Upanishads

The Yoga Shikha Upanishad probably originated from the 13th century. This extract from the first chapter perhaps present the earliest known tantric view of Hatha yoga and Raja yoga. This Upanishad is also the oldest text in which the two terms are defined.

Raja yoga described as the union of male semen (Retas (रेतस्, Retas)) with female vaginal secretion (Rajas (रजस्, Rajas)) (YSU I.137).This interpretation of Raja yoga was often literally translated particularly in tantric Kaula (कौल, Kaula) schools. In other tantric traditions, Raja-Yoga (रजयोग, Raja-Yoga) is often translated as the union of Shiva (शिव, Śiva) and Shakti (शक्ति, Śakti), the male and female beings.Modern interpretations of the term Raja yoga usually gloss over these tantric ideas.

Yoga-Shikh[a]-{O}[U]panishat

Sentence 138

anim-adi-padam prapya rajate raja-yogatah |"
prana-apana-samayogo jneyam yoga-chatushtayam ||138||

अणिमादिपदं प्राप्य राजते राजयोगतः ।"
प्राणापानसमायोगो ज्ञेयं योगचतुष्टयम् ॥१३८॥

aṇim-ādi-padaṁ prāpya rājate rāja-yogataḥ ।"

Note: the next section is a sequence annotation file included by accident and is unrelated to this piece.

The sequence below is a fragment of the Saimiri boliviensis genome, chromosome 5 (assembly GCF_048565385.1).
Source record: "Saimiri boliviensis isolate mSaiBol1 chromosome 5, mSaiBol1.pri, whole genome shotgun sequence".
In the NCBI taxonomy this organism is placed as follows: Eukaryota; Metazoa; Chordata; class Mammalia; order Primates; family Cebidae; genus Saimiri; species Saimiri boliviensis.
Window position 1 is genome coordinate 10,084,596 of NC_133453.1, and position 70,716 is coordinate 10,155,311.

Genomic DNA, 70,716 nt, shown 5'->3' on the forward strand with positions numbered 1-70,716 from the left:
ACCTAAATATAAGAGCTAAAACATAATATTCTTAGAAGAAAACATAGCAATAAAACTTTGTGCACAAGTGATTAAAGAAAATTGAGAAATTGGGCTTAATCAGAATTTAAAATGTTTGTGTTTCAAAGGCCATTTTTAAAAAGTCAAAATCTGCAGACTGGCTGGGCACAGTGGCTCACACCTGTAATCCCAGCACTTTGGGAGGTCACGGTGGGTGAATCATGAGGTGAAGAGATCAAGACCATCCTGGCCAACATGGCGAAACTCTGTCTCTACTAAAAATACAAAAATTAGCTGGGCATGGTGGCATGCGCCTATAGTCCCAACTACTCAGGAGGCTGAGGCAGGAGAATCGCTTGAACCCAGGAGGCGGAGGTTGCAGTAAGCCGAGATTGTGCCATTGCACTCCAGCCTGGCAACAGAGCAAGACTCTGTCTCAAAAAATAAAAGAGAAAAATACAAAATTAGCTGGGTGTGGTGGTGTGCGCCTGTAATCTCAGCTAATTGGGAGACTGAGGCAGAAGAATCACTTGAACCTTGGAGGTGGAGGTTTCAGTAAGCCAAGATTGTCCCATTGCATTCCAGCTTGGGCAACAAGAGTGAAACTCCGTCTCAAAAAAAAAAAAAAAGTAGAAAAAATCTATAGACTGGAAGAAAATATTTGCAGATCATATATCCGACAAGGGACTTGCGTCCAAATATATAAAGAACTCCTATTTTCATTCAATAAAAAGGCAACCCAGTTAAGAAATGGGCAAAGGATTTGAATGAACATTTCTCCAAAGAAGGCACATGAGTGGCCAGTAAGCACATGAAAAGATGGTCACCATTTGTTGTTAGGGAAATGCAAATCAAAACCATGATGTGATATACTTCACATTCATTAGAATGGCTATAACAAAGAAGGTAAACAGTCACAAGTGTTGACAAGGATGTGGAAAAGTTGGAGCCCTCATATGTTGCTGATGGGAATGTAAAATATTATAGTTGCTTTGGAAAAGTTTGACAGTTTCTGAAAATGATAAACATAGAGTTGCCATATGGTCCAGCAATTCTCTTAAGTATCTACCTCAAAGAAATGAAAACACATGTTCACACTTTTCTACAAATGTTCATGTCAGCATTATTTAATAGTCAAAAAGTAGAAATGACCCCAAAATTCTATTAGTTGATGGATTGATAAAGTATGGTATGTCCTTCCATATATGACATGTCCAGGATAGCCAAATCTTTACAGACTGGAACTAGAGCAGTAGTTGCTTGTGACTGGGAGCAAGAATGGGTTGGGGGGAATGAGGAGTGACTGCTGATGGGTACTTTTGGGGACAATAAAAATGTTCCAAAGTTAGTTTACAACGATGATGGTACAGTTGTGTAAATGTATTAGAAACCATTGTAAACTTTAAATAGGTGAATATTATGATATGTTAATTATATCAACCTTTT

prāṇa-apāna-samāyogo jñeyaṁ yoga-catuṣṭayam ॥138॥

If Raja-Yoga is reached, supernatural powers (Siddhi) are achievable. |
Typical for the fourfold Yoga is always the unification of ascending energy (Prana) with descending energy(Apana). ||138||


animan (अणिमन्, aṇiman) = One of the supernatural powers (Siddhi), the power to shrink to the size of an Atom.
adi (आदि, ādi) = and so to
animan-adi (अणिमनादि, aṇiman-ādi) = the supernatural, powers, Siddhi
pada (पद, pada) = rank, state, stage, step
prapya (प्राप्य, prāpya) = reachable, achievable, to attain
rajate (राजते, rājate) = rule, reign, govern
raja-yogat (राजयोगात्, rāja-yogāt) = through Raja-Yoga
prana (प्राण, prāṇa) = ascending life force, principle of breathing
apana (अपान, apāna) = descending life force, principle of excretion
samayoga (समायोग, samāyoga) = unification, combination
jneyam (ज्ञेयम्, jñeyam) = is known
yoga (योग, yoga) = Yoga
chatushtayam (चतुष्टयम्, catuṣṭayam) = fourfold, consisting of 4.
yoga-chatushtayam (योगचतुष्टयम्, yoga-catuṣṭayam) = the fourfold Yoga; in sentence 1.129b-130a Mantra-, Laya-, Hatha- and Raja-Yoga are described as the four pieces of a Maha-Yoga.

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